WASHINGTON, D.C. — The House on Friday passed legislation that authorizes the Pentagon to spend nearly $160 billion on the wars in Iraq and Afghanistan this budget year without major restrictions on the conduct of operations.
The 341-48 vote on the defense authorization bill came after House and Senate Democrats agreed to strip several provisions, including one that would have allowed gays to serve openly in the military and another that would have authorized abortions at overseas military facilities.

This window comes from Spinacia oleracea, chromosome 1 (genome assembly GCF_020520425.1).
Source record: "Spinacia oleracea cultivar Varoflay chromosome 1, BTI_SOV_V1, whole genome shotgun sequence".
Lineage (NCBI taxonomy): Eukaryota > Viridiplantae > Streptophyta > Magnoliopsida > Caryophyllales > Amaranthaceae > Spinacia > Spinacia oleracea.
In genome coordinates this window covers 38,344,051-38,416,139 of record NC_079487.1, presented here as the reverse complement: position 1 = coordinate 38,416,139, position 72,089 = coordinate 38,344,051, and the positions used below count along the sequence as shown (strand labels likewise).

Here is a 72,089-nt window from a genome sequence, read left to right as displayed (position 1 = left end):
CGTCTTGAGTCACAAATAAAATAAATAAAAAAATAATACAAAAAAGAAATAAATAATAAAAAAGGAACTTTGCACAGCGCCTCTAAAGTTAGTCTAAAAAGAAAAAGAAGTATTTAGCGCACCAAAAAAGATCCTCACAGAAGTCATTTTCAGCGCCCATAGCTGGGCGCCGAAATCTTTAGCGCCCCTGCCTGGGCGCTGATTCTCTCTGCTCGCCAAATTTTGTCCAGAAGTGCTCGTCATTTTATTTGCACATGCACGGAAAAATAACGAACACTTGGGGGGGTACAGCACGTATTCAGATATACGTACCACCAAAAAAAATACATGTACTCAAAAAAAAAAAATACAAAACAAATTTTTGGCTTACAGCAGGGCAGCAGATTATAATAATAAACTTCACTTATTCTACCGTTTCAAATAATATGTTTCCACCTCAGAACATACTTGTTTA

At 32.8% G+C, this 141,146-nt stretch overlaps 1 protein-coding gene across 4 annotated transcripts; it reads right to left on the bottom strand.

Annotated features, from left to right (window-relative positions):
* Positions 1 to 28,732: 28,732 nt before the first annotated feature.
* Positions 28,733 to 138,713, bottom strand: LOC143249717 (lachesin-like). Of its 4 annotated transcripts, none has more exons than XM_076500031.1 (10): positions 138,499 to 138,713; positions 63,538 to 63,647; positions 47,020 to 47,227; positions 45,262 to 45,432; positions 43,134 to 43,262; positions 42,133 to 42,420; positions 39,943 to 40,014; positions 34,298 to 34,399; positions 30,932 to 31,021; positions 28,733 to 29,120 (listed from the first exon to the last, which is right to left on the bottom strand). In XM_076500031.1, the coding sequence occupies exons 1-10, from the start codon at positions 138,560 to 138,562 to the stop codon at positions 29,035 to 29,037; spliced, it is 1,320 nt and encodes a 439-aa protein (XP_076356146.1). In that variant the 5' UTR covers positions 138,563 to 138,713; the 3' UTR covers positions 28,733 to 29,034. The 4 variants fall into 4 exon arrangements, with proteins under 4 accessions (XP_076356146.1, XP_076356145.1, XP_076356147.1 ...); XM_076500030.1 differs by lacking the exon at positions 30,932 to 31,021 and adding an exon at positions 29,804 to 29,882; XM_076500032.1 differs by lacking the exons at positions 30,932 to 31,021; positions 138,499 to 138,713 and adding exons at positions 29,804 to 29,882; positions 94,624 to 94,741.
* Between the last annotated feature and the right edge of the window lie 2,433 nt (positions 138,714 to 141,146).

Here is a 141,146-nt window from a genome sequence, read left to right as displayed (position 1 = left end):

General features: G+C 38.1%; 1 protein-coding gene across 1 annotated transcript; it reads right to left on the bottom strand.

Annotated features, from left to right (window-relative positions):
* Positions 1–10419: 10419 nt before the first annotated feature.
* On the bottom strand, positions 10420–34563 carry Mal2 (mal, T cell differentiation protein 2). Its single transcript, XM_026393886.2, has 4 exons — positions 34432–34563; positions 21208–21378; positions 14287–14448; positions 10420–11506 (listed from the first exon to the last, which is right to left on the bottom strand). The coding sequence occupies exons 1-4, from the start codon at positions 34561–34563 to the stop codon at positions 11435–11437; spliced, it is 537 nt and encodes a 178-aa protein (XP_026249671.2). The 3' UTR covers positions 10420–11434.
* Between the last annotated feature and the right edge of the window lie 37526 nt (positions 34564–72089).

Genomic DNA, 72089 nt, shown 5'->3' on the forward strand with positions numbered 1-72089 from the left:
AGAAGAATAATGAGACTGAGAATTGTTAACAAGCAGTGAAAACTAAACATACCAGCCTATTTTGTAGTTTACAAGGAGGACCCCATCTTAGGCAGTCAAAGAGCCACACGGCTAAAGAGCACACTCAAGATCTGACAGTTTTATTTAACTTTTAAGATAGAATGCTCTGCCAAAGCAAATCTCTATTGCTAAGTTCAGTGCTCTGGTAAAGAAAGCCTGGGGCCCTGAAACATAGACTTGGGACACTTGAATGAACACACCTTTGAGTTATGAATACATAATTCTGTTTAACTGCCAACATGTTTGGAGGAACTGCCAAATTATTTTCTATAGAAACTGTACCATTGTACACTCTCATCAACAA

The provision that would have overturned the military’s “don’t ask, don’t tell” policy was approved as a standalone bill in the House earlier this week and awaits a vote in the Senate. The spending bill covers the 2011 budget year, which began Oct. 1. The Senate was expected to approve the measure as one of its final acts before adjourning this year. Congress considers the defense authorization bill to be its primary chance to sway Pentagon policy. While it does not transfer money into Defense Department coffers, it does serve as a blueprint for the defense appropriations bill by authorizing spending levels. This year’s bill agreed to $725 billion in defense programs, including $158.7 billion for overseas combat. Among its numerous provisions is a 1.4 percent pay raise for troops and a guarantee that children of service members can stay covered under the military’s TRICARE health care program until they are 26 years of age. The bill also would continue restrictions on the Defense Department’s ability to close Guantanamo Bay, including prohibiting the transfer of detainees to the U.S.